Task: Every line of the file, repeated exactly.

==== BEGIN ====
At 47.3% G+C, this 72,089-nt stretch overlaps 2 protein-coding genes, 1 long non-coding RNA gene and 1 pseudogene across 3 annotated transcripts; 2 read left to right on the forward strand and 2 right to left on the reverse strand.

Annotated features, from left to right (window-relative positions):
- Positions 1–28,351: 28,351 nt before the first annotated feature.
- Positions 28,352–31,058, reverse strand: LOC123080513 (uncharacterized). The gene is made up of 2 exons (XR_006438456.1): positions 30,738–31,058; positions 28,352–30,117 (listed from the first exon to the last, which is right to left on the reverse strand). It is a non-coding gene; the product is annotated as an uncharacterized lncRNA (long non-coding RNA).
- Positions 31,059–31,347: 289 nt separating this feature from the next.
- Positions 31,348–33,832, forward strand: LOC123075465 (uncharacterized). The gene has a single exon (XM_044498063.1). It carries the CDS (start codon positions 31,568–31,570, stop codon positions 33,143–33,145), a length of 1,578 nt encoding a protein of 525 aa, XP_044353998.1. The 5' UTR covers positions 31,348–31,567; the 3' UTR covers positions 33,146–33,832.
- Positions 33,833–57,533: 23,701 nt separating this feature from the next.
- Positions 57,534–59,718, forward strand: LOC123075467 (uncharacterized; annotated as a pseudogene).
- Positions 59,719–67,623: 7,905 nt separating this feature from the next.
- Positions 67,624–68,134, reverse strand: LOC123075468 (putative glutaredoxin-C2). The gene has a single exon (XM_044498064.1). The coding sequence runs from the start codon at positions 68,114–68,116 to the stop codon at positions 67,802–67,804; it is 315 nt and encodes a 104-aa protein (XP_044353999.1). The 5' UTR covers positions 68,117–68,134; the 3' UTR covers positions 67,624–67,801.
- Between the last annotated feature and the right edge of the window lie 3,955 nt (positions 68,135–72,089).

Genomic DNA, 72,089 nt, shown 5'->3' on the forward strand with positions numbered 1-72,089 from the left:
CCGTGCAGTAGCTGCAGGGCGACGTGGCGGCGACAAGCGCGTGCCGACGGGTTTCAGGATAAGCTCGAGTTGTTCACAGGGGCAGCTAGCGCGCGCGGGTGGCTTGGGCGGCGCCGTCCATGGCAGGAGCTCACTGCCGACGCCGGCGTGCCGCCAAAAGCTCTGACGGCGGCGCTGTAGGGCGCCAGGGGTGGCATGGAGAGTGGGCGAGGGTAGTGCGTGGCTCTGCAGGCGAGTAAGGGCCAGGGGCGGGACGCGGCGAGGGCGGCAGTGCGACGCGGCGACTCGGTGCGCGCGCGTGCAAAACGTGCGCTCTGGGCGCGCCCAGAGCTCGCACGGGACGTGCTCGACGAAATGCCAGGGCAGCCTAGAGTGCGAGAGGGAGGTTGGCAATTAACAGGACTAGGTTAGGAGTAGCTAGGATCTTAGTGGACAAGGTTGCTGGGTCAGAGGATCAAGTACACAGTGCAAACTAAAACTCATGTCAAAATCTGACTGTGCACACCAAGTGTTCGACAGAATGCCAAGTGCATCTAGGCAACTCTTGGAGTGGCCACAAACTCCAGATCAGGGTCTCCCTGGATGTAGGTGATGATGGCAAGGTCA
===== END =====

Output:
At 47.3% G+C, this 72,089-nt stretch overlaps 2 protein-coding genes, 1 long non-coding RNA gene and 1 pseudogene across 3 annotated transcripts; 2 read left to right on the forward strand and 2 right to left on the reverse strand.

Annotated features, from left to right (window-relative positions):
- Positions 1–28,351: 28,351 nt before the first annotated feature.
- Positions 28,352–31,058, reverse strand: LOC123080513 (uncharacterized). The gene is made up of 2 exons (XR_006438456.1): positions 30,738–31,058; positions 28,352–30,117 (listed from the first exon to the last, which is right to left on the reverse strand). It is a non-coding gene; the product is annotated as an uncharacterized lncRNA (long non-coding RNA).
- Positions 31,059–31,347: 289 nt separating this feature from the next.
- Positions 31,348–33,832, forward strand: LOC123075465 (uncharacterized). The gene has a single exon (XM_044498063.1). It carries the CDS (start codon positions 31,568–31,570, stop codon positions 33,143–33,145), a length of 1,578 nt encoding a protein of 525 aa, XP_044353998.1. The 5' UTR covers positions 31,348–31,567; the 3' UTR covers positions 33,146–33,832.
- Positions 33,833–57,533: 23,701 nt separating this feature from the next.
- Positions 57,534–59,718, forward strand: LOC123075467 (uncharacterized; annotated as a pseudogene).
- Positions 59,719–67,623: 7,905 nt separating this feature from the next.
- Positions 67,624–68,134, reverse strand: LOC123075468 (putative glutaredoxin-C2). The gene has a single exon (XM_044498064.1). The coding sequence runs from the start codon at positions 68,114–68,116 to the stop codon at positions 67,802–67,804; it is 315 nt and encodes a 104-aa protein (XP_044353999.1). The 5' UTR covers positions 68,117–68,134; the 3' UTR covers positions 67,624–67,801.
- Between the last annotated feature and the right edge of the window lie 3,955 nt (positions 68,135–72,089).

Genomic DNA, 72,089 nt, shown 5'->3' on the forward strand with positions numbered 1-72,089 from the left:
CCGTGCAGTAGCTGCAGGGCGACGTGGCGGCGACAAGCGCGTGCCGACGGGTTTCAGGATAAGCTCGAGTTGTTCACAGGGGCAGCTAGCGCGCGCGGGTGGCTTGGGCGGCGCCGTCCATGGCAGGAGCTCACTGCCGACGCCGGCGTGCCGCCAAAAGCTCTGACGGCGGCGCTGTAGGGCGCCAGGGGTGGCATGGAGAGTGGGCGAGGGTAGTGCGTGGCTCTGCAGGCGAGTAAGGGCCAGGGGCGGGACGCGGCGAGGGCGGCAGTGCGACGCGGCGACTCGGTGCGCGCGCGTGCAAAACGTGCGCTCTGGGCGCGCCCAGAGCTCGCACGGGACGTGCTCGACGAAATGCCAGGGCAGCCTAGAGTGCGAGAGGGAGGTTGGCAATTAACAGGACTAGGTTAGGAGTAGCTAGGATCTTAGTGGACAAGGTTGCTGGGTCAGAGGATCAAGTACACAGTGCAAACTAAAACTCATGTCAAAATCTGACTGTGCACACCAAGTGTTCGACAGAATGCCAAGTGCATCTAGGCAACTCTTGGAGTGGCCACAAACTCCAGATCAGGGTCTCCCTGGATGTAGGTGATGATGGCAAGGTCA